"Grippingan outstanding portrait" (The Wall Street Journal) of one of the most influential men of the greatest generation, James B. Conant—a savvy architect of the nuclear age and the Cold War—told by his granddaughter, New York Times bestselling author Jennet Conant.
James Bryant Conant was a towering figure. He was at the center of the mammoth threats and challenges of the twentieth century. As a young eminent chemist, he supervised the production of poison gas in World War I. As a controversial president of Harvard University, he was a champion of meritocracy and open admissions. As an advisor to FDR, he led the interventionist cause for US entrance in World War II. During that war, Conant oversaw the development of the atomic bomb and argued that it be used against the industrial city of Hiroshima in Japan. Later, he urged the Atomic Energy Commission to reject the hydrogen bomb and devoted the rest of his life to campaigning for international control of atomic weapons. As Eisenhower's high commissioner to Germany, he helped to plan German recovery and was an architect of the United States' Cold War policy.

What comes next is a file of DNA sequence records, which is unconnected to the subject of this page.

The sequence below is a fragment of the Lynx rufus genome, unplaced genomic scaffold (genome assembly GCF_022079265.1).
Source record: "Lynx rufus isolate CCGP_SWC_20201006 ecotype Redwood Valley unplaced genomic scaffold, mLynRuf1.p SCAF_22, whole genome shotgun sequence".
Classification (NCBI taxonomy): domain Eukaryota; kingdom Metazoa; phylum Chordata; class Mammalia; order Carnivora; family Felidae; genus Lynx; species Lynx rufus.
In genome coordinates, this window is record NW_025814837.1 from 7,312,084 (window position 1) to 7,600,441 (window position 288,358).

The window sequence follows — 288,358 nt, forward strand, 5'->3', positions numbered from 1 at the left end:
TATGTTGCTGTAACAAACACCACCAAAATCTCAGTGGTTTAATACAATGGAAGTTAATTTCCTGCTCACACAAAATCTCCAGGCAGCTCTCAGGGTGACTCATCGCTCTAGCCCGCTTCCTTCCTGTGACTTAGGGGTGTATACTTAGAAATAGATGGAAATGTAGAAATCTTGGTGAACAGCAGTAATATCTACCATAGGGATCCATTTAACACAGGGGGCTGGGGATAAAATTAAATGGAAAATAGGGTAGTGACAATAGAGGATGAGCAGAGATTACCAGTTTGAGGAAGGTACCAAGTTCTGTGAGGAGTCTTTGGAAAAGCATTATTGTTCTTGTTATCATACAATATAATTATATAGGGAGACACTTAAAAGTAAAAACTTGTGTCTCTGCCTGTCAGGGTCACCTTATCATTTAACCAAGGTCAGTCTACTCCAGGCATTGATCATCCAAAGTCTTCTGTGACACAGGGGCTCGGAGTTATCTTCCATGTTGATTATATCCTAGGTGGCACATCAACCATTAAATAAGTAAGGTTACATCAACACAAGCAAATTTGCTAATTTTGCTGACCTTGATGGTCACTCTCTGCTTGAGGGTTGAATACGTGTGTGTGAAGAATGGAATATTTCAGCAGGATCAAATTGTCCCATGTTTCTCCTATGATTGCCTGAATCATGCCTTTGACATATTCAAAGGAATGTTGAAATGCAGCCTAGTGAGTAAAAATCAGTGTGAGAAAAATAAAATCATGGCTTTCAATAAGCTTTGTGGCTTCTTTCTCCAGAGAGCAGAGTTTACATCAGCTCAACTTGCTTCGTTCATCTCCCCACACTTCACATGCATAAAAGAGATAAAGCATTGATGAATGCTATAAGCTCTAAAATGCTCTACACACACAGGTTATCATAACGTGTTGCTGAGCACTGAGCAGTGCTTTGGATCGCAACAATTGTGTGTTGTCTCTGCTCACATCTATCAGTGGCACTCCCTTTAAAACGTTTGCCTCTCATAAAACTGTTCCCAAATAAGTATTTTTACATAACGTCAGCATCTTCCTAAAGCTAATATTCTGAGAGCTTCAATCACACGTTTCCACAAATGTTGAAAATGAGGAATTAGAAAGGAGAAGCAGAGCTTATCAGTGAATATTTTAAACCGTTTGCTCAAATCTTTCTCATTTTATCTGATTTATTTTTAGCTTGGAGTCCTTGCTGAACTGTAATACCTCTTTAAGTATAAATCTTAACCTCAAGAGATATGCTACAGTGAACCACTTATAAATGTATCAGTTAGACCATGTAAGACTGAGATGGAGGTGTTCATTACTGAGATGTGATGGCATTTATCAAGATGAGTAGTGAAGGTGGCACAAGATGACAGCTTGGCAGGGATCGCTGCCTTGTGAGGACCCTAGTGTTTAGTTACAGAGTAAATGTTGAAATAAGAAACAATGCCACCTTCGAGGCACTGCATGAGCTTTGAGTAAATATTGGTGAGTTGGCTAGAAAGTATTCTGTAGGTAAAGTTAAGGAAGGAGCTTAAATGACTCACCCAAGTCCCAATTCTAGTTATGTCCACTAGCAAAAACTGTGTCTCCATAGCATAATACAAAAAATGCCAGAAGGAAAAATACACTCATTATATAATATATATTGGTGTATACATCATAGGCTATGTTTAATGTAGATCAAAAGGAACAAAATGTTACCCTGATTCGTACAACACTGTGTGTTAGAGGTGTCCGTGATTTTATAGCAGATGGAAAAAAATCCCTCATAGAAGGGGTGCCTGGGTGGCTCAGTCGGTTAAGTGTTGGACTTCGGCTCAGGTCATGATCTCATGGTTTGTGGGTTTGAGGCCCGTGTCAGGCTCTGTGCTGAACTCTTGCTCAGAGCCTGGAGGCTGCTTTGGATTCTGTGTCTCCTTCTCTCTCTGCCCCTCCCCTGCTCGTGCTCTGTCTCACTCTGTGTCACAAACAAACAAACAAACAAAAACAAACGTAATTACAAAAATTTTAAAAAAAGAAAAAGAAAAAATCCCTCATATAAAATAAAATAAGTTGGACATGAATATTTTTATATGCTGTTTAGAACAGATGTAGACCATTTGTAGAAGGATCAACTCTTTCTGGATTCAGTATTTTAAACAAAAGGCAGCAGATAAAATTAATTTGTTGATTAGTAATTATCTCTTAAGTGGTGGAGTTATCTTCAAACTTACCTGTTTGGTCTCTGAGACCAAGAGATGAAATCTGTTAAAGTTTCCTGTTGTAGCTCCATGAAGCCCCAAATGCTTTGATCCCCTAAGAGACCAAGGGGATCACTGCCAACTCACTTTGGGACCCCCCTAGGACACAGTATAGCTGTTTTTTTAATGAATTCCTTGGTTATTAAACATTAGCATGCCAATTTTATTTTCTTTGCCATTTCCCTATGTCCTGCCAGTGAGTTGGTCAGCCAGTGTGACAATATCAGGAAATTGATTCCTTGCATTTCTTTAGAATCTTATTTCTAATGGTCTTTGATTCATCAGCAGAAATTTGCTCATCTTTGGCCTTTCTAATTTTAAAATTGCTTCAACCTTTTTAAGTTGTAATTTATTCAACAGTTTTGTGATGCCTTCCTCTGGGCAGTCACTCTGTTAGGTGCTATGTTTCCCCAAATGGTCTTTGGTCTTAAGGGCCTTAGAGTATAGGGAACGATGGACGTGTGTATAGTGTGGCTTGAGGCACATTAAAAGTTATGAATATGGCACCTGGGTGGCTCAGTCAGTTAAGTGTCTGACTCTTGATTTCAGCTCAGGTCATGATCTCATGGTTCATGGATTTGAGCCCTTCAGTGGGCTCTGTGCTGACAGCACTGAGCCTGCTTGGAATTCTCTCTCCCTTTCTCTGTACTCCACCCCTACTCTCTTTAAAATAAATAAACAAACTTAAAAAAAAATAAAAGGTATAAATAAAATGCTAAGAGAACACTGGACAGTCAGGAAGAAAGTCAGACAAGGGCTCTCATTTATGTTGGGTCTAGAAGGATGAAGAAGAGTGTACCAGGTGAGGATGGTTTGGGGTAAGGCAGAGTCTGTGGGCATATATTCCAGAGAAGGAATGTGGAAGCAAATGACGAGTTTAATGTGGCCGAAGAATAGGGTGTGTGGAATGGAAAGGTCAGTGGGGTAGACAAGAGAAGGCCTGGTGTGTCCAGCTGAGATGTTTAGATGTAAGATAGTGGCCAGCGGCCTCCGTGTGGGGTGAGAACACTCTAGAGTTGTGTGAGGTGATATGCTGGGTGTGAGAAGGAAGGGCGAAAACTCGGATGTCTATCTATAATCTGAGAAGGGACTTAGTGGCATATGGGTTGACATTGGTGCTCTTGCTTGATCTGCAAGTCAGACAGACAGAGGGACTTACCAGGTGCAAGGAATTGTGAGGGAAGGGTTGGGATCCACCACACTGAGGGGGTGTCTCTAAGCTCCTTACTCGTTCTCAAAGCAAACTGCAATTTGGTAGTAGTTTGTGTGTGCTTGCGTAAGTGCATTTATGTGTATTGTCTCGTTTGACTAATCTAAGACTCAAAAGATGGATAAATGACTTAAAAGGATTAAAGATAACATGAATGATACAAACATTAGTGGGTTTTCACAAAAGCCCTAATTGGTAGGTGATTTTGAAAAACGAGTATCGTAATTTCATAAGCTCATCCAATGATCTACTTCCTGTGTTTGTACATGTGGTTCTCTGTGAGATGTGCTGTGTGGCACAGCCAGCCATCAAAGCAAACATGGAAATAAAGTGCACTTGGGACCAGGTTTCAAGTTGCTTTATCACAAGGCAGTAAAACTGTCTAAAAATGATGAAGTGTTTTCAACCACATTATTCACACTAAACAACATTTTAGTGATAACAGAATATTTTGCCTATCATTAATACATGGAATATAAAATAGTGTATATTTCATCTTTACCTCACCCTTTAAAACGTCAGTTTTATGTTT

Now New York Times bestselling author Jennet Conant recreates the cataclysmic events of the twentieth century as her grandfather James experienced them. She describes the guilt, fears, and sometimes regret of those who invented and deployed the bombs and the personal toll it took. "A masterly accounta perceptive portrayal of a major player in world events throughout the mid-twentieth century" (Publishers Weekly), Man of the Hour is based on hundreds of documents and diaries, interviews with Manhattan Projects scientists, Harvard colleagues, and Conant's friends and family, including her father, James B. Conant's son. This is "a most serious work, well written and evocative of an era when the American foreign establishment exuded gravitas[a] new, relentless, and personally invested account" (The New York Times Book Review).
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